It was always so much more than just a run…
I started running in early recovery because I was getting sober at a faster rate than I was learning to process my emotions. What I mean is that in addiction it always felt like I was drowning and everything was blurry. I didn’t know what way was up or down, I couldn’t tell what was going on right in front of my face. And as I got sober I was still underwater but things stopped being blurry. I was waking up and the images around me were starting to become clear, yet everything was still moving in slow motion. It was like I was waking up my emotions but I had been numbing them for so long that I had no idea what to do with them or where to put them.
This simple cycle caused me to relapse; waking up to all the shame and having nowhere to put it led me right back to the bottle my first time around.
But this time I took those emotions to the pavement instead. I don’t know what possessed me to start running because there was nothing about me that was a runner back in 2018. Even though I had stopped drinking, I was still smoking, still had no self esteem, still just wanted to bury myself into my bed everyday and do nothing. My entire life revolved around alcohol and having to remove it was hard enough; the last thing I wanted to do was go for a run.
But my thoughts were racing, my cravings were creeping in and something inside me just wanted to exhaust my body so that my mind would focus on anything other than my urge to drink again.
So I ran. I got maybe 5 minutes without needing to stop. My lunges were burning, my legs were so not use to it. Everything hurt but everything also slowed down. My thoughts slowed down, my cravings disappeared during the run. My entire being was focused on the motion, so much so that it was unable to focus on the rest. And in that moment I realized I could silence my addiction. I could silence the addict in me mentally by awaking the athlete physically.
So running became a cure for me. Ironically, the tool that was helping me in sobriety became a complete reflection of my recovery journey altogether.
Running helped me rebuild what I had lost in addiction. It reminded me that I am capable of more than I think. It reminded me that the temporary pain of wanting to quit will pass. And it reminded me that the voice that tells me I cannot do something is wrong. If I just keep moving forward, what seems impossible will become achievable.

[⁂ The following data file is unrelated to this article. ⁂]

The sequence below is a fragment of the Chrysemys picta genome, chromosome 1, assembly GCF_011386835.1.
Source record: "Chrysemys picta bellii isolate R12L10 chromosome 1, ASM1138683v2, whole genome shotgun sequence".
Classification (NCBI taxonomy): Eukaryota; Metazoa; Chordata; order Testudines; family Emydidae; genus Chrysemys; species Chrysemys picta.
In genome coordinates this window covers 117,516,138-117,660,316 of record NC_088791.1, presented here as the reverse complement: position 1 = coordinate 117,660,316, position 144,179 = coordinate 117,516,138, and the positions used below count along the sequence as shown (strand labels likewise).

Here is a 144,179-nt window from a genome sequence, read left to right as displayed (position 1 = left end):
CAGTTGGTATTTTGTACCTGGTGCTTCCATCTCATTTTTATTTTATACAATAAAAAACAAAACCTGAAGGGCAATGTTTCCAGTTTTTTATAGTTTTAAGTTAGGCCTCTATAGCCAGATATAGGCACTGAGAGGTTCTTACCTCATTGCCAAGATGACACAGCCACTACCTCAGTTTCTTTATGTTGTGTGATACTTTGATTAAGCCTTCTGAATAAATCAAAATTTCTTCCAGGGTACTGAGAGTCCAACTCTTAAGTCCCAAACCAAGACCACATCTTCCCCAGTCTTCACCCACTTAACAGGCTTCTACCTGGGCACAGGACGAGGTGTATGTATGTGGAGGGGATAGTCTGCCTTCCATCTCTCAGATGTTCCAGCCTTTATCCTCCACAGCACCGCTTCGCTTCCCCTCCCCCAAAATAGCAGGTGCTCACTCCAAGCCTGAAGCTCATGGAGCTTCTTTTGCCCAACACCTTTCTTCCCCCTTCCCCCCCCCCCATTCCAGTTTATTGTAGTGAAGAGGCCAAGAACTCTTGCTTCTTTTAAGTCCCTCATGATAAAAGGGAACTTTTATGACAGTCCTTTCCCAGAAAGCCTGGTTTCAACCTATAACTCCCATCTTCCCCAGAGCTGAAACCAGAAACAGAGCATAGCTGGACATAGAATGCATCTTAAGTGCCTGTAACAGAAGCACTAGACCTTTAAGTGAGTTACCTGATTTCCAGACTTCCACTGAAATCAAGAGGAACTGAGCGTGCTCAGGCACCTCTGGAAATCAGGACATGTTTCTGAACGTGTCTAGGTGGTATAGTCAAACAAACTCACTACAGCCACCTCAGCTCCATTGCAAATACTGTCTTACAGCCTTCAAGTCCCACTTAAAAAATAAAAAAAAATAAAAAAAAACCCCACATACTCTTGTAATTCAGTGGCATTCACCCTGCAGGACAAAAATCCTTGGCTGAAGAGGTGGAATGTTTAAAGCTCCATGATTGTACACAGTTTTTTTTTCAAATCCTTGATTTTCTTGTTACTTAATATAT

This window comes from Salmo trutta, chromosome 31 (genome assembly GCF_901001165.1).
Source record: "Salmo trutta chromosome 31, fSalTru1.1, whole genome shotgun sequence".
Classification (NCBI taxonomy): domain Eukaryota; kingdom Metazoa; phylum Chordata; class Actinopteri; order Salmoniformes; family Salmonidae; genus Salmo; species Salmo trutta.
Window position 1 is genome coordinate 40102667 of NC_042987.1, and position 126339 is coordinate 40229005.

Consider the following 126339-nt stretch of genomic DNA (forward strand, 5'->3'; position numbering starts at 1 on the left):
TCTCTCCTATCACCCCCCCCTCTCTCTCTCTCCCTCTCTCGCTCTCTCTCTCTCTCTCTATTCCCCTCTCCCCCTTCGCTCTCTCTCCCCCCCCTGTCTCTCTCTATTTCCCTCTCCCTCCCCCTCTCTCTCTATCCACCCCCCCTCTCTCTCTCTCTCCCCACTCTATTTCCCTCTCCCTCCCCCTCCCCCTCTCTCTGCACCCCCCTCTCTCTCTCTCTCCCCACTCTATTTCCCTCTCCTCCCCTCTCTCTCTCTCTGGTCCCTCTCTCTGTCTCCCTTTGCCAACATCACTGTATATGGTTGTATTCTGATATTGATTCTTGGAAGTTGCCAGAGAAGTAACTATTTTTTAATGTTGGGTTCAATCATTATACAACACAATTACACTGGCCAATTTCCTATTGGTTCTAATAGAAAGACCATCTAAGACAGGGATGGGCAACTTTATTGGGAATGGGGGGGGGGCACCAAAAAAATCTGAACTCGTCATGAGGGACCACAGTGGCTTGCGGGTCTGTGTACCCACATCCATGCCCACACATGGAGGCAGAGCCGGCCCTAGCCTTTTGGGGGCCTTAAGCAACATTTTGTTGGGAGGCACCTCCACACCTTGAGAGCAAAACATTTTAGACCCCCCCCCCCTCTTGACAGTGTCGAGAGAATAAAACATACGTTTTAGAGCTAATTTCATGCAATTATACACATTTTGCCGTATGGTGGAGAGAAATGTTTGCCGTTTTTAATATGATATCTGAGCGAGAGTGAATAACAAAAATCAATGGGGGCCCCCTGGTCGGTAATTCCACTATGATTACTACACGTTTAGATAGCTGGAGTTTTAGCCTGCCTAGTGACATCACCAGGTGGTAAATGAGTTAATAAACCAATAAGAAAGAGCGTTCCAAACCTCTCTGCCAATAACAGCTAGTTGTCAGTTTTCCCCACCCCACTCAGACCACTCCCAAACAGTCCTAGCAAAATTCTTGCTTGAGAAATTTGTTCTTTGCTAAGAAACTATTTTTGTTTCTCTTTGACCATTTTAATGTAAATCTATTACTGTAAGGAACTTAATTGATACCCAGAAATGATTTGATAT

When I first started running, I did not intend for it to last. I did not intend for it to be one of my recovery tools. But then again, I did not expect sobriety to last either. The first day I put down the drink was the absolute worst day ever, until the second day! I had heard all the lines; one day at a time, take it easy etc...But as I sat at home shaking and afraid to get up knowing my legs would walk me right to the liquor store, sobriety didn’t really seem like anything remotely achievable. All I heard in my head was, “This restraint is so painful and pointless, you can end this torture at any moment. You can cave and give into the addiction.” But letting that moment pass is the turning point between addiction and recovery. In the running world we call it the “second wind”.
It is that moment when you have nothing left but you continue to be strong. It is the moment when you realize all pain is temporary and if you can just pass the pain in the moment, you will be able to go on for awhile longer.
Once I started to draw the parallels between running and recovery, running became almost like a reminder tool that the “second wind” will always come. And I needed that reminder more times than I could count. The thing about addiction is that voice telling me to give in may get quiet on average over time, but I never knew when it would all of a sudden become painfully loud again. I could be doing everything right all week, but at my weakest moment out of nowhere it could appear telling me to go have a drink. During those moments when it felt stronger than me, I’d run. Running became a physical and tangible reminder that temporary relief is an illusion and the feeling I need is to finish what I set out to do.
So when I say it is much more than I run, I mean it. Because every time I hit the pavement, I am chasing the sense of accomplishment that addiction stole from me. I am strengthening my mind and learning how not to give it for immediate satisfaction over long term rewards. I truly lost myself in addiction; I had no confidence, no drive, no ambition and no self worth. Running reminded me how to believe in myself. It’s not the runners high I’m chasing and its not the racing part that I love so much. What I love is the runner that comes out on the other side of the finish line. What I love is proving to myself that the addict voice that says I won’t make it... is wrong!